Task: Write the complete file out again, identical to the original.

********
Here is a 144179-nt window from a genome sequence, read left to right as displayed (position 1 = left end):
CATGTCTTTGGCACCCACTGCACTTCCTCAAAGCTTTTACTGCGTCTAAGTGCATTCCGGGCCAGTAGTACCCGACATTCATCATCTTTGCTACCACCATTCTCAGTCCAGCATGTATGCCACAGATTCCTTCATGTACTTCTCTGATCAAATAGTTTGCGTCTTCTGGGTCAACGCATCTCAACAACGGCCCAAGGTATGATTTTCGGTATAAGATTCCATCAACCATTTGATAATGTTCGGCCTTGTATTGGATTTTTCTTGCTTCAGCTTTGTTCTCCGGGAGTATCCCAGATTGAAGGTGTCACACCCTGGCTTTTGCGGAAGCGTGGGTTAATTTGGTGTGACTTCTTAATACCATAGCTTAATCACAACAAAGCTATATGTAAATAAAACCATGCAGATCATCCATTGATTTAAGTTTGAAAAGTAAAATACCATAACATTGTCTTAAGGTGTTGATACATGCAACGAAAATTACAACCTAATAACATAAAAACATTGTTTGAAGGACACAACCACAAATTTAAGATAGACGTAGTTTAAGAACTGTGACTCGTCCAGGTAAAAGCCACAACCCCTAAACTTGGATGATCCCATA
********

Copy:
Here is a 144179-nt window from a genome sequence, read left to right as displayed (position 1 = left end):
CATGTCTTTGGCACCCACTGCACTTCCTCAAAGCTTTTACTGCGTCTAAGTGCATTCCGGGCCAGTAGTACCCGACATTCATCATCTTTGCTACCACCATTCTCAGTCCAGCATGTATGCCACAGATTCCTTCATGTACTTCTCTGATCAAATAGTTTGCGTCTTCTGGGTCAACGCATCTCAACAACGGCCCAAGGTATGATTTTCGGTATAAGATTCCATCAACCATTTGATAATGTTCGGCCTTGTATTGGATTTTTCTTGCTTCAGCTTTGTTCTCCGGGAGTATCCCAGATTGAAGGTGTCACACCCTGGCTTTTGCGGAAGCGTGGGTTAATTTGGTGTGACTTCTTAATACCATAGCTTAATCACAACAAAGCTATATGTAAATAAAACCATGCAGATCATCCATTGATTTAAGTTTGAAAAGTAAAATACCATAACATTGTCTTAAGGTGTTGATACATGCAACGAAAATTACAACCTAATAACATAAAAACATTGTTTGAAGGACACAACCACAAATTTAAGATAGACGTAGTTTAAGAACTGTGACTCGTCCAGGTAAAAGCCACAACCCCTAAACTTGGATGATCCCATA